Falstaff. But to say, I know more harm in him than-in myself, were to say more than I know. That he is old (the more the pity) his white hairs do witness it: but that he is (saving your reverence) a whoremaster, that I utterly deny. If sack and sugar be a fault, God help the wicked ! if to be old and merry be a sin, then many an old host that I know is damned: if to be fat be to be hated, then Pharoah's lean kine are to be loved. No, my good lord ; banish Peto, banish Bardolph, banish Poins : but for sweet Jack Falstaff, kind Jack Falstaff, true Jack Falstaff, valiant Jack Falstaff, and therefore more valiant, being as he is, old Jack Falstaff, banish not him thy Harry's company; banish plump Jack, and banish all the world. P. Henry. Tdo, I will.
(Knocking; and Hostess and Bardolph go out.
Re-enter BARDOLPH, running. Bardolph. O, my lord, my lord; the sheriff, with a most monstrous watch, is at the door.
Falstaff. Out, you rogue ! play out the play: I have much to say in the behalf of that Falstaff.''
One of the most characteristick descriptions of Sir John is that which Mrs. Quickly gives of him when he asks her “ What is the gross sum that I owe thee ?”
“ Hostess. Marry, if thou wert an honest man, thyself, and the money too.
Thou didst swear to me upon a parcel-gilt goblet, sitting in my Dolphin-chamber, at the round table, by a sea-coal fire, on Wednesday in Whitsun-week, when the prince broke thy head for likening his father to a singing man of Windsor ; thou didst swear to me then, as I was washing thy wound, to marry me, and make me my lady thy wife. Canst thou deny it! Did not goodwife Keech, the butcher's wife, come in then, and call me gossip Quickly! coming in to borrow a mess of vinegar; telling us she had a good dish of prawos; whereby thou didst desire to eat some; whereby I told thee, they were ill for a green wound? And didst thou not, when she was gone down stairs, desire ne to be no 40 familiarity with such poor people ; saying, that ere long they should call me madam ? And didst thou not kiss me, and bid me fetch thee thirty shillings? I put thee now to thy book-oath ; deny it if thou canst."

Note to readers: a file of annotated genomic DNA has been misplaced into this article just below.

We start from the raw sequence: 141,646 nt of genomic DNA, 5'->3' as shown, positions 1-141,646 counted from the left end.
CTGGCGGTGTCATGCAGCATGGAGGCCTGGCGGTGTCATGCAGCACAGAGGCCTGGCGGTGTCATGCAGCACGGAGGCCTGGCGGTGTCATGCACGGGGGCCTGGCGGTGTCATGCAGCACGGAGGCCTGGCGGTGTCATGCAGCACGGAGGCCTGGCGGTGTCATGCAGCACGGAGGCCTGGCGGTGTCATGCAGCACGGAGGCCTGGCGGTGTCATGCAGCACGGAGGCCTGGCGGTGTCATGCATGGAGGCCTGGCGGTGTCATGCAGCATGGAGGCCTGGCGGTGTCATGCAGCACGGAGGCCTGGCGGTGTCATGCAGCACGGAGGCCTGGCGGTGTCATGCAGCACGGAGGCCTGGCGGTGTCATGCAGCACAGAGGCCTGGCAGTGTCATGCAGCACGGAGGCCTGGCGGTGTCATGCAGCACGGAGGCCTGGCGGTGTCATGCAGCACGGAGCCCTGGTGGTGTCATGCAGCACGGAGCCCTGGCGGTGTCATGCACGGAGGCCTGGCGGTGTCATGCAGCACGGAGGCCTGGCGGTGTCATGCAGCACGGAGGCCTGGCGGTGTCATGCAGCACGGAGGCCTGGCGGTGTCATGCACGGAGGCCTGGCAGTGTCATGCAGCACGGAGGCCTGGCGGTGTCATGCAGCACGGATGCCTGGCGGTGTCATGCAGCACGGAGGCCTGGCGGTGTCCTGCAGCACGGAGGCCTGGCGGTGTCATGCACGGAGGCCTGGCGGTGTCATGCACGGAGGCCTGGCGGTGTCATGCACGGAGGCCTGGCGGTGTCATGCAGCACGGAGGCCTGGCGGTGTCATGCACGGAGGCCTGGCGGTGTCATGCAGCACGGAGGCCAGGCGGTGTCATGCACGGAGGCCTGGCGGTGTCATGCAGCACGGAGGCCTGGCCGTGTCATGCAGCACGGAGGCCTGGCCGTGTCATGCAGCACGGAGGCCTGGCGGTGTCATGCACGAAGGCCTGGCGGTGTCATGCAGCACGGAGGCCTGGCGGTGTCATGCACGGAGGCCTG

This scene is to us the most convincing proof of Falstaff's power of gaining over the good will of those he was familiar with, except indeed Bardolph's somewhat profane exclamation on hearing the account of his death, “ Would I were with him, wheresoe'er he is, whether in heaven or hell.”
One of the topicks of exulting superiority over others most common in Sir John's mouth, is his corpulence, and the exterior marks of good living which he carries about him, thus “turning his vices into commodity." He accounts for the friendship between the Prince and Poins, from “their legs being both of a bigness; and compares
Justice Shallow to a man made after supper of a cheeseparing.” There cannot be a more striking gradation of character than that between Falstaff and Shallow, and Shallow and Silence. It seems difficult at first to fall lower than the squire; but this fool, great as he is, finds an admirer and humble foil in his cousin Silence. Vaio of his acquaintance with Sir John, who makes a butt of him, he exclaims, Would, cousin Silence, that thou hadst seen that which this knight and I have seen !"“Aye, Master Shallow, we have heard the chimes at midnight,” says Sir John. To Falstaff's observation “ I did not think Master Silence had been a man of this mettle,” Silence answers, “ Who, I ? 'I have been merry twice and once ere now." What an idea is here conveyed of a prodigality of living? What good husbandry and economical self-denial in his pleasures ? What a stock of lively recollections? It is curious that Shakspeare has ridiculed in Justice Shallow, who was “in some authority